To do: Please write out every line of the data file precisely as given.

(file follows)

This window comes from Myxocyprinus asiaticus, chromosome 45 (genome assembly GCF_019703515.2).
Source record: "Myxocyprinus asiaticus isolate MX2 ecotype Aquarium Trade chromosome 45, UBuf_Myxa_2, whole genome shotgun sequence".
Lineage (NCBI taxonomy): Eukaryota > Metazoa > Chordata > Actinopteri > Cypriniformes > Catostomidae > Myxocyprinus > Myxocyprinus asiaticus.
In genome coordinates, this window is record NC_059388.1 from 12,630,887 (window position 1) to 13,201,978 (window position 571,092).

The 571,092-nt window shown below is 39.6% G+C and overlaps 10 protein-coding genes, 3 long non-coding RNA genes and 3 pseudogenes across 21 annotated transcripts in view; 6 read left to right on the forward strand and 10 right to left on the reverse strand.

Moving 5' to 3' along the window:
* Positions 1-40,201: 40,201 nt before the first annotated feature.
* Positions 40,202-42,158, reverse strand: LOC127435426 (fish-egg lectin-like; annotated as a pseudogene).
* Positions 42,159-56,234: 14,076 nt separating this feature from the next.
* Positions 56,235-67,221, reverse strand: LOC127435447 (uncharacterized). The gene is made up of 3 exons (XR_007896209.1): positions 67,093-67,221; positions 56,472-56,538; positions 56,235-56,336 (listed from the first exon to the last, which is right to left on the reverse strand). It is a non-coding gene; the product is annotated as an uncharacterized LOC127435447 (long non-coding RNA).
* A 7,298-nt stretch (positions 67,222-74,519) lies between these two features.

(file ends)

This window comes from Myxocyprinus asiaticus, chromosome 45 (genome assembly GCF_019703515.2).
Source record: "Myxocyprinus asiaticus isolate MX2 ecotype Aquarium Trade chromosome 45, UBuf_Myxa_2, whole genome shotgun sequence".
Lineage (NCBI taxonomy): Eukaryota > Metazoa > Chordata > Actinopteri > Cypriniformes > Catostomidae > Myxocyprinus > Myxocyprinus asiaticus.
In genome coordinates, this window is record NC_059388.1 from 12,630,887 (window position 1) to 13,201,978 (window position 571,092).

The 571,092-nt window shown below is 39.6% G+C and overlaps 10 protein-coding genes, 3 long non-coding RNA genes and 3 pseudogenes across 21 annotated transcripts in view; 6 read left to right on the forward strand and 10 right to left on the reverse strand.

Moving 5' to 3' along the window:
* Positions 1-40,201: 40,201 nt before the first annotated feature.
* Positions 40,202-42,158, reverse strand: LOC127435426 (fish-egg lectin-like; annotated as a pseudogene).
* Positions 42,159-56,234: 14,076 nt separating this feature from the next.
* Positions 56,235-67,221, reverse strand: LOC127435447 (uncharacterized). The gene is made up of 3 exons (XR_007896209.1): positions 67,093-67,221; positions 56,472-56,538; positions 56,235-56,336 (listed from the first exon to the last, which is right to left on the reverse strand). It is a non-coding gene; the product is annotated as an uncharacterized LOC127435447 (long non-coding RNA).
* A 7,298-nt stretch (positions 67,222-74,519) lies between these two features.